NAME: Gepner Binyamin


DATE OF BIRTH: January 16, 1914

DATE OF DEATH: September 2, 2013

Binyamin was born in Bialistock on January 16,1914,   to Avraham and Hannah, née Bulkovstein. His mother died when he was only three and his father, when he was six. Binyamin and his beautiful talented sister Manya, were both raised by his maternal aunt Dora Gutovska. Dora and Manya were murdered in Auschwitz.

He joined Beitar at 15, graduated from the Jewish High School and studied at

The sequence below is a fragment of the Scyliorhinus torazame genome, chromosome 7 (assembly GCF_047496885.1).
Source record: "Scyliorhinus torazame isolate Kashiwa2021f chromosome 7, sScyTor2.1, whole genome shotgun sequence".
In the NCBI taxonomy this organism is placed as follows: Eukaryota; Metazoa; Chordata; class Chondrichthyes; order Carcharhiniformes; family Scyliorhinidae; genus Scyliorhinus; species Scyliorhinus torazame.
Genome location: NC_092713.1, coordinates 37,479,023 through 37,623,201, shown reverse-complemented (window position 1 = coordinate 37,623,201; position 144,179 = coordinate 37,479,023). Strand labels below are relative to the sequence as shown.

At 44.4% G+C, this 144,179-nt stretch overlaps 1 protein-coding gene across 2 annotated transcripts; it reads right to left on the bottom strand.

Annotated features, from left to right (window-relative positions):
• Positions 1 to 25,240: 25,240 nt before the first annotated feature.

the University of Nancy  France. In 1936 he made aliya as an agricultural engineer. From 1937 he was an Etzel activist. On November 19,1939 he was arrested with members of the Mishmar-Hayarden course, sentenced to seven years then did 26 months time at Akko and Mizra. In prison, when Etzel split he joined Lehi. Lacking  contacts, he joined the British Army. After ‘Michael’s’ escape he resumed activities and led the Lehi branch in Egypt. On July 10th 1943 he took part in the invasion of Sicily and lost contact with the underground. He volunteered for the British Commando ‘A’  Force : for 18 months, five armed uniformed soldiers operated  400 k”m inside German territory, rescuing pilots and captured soldiers  despite numerous difficult encounters with the Germans. On May 24,1944, with his commander Jock McKee, they rescued 240 Allied officers from enemy shores. In June 1944, home on leave, he met with ‘Michael’ and ‘Gera’  promising to return to the underground. He met twice with ‘Hagana’ leader Eliyahu Golomb, about organizing rescue for Europe’s Jews. Golomb refused doing this without prior British permission. He left for Cairo to plan the Moyne assassination, and returned to Italy to fight. In December 1944 he was discharged from the army, pleading eye infection. He smuggled a military radio transmitter from Italy to Eretz-Yisrael (which fell into British hands during Geula Cohen’s arrest). In May 1945 Binyamin was arrested and exiled for a year to Sudan and Eritrea. He was held for interrogation near Cairo,100 days in complete isolation (with neither  book nor newspaper) at the Intelligence Center. In May 1946 he was released and resumed his Lehi activities. He participated in editing an English bulletin for the foreign press, directed code-writing courses, published ten poems in ‘Hama’as’ and ‘Hazit-Hano’ar’, and (with Leah Granek) helped  blow up a British convoy in Tel-Litvinsky.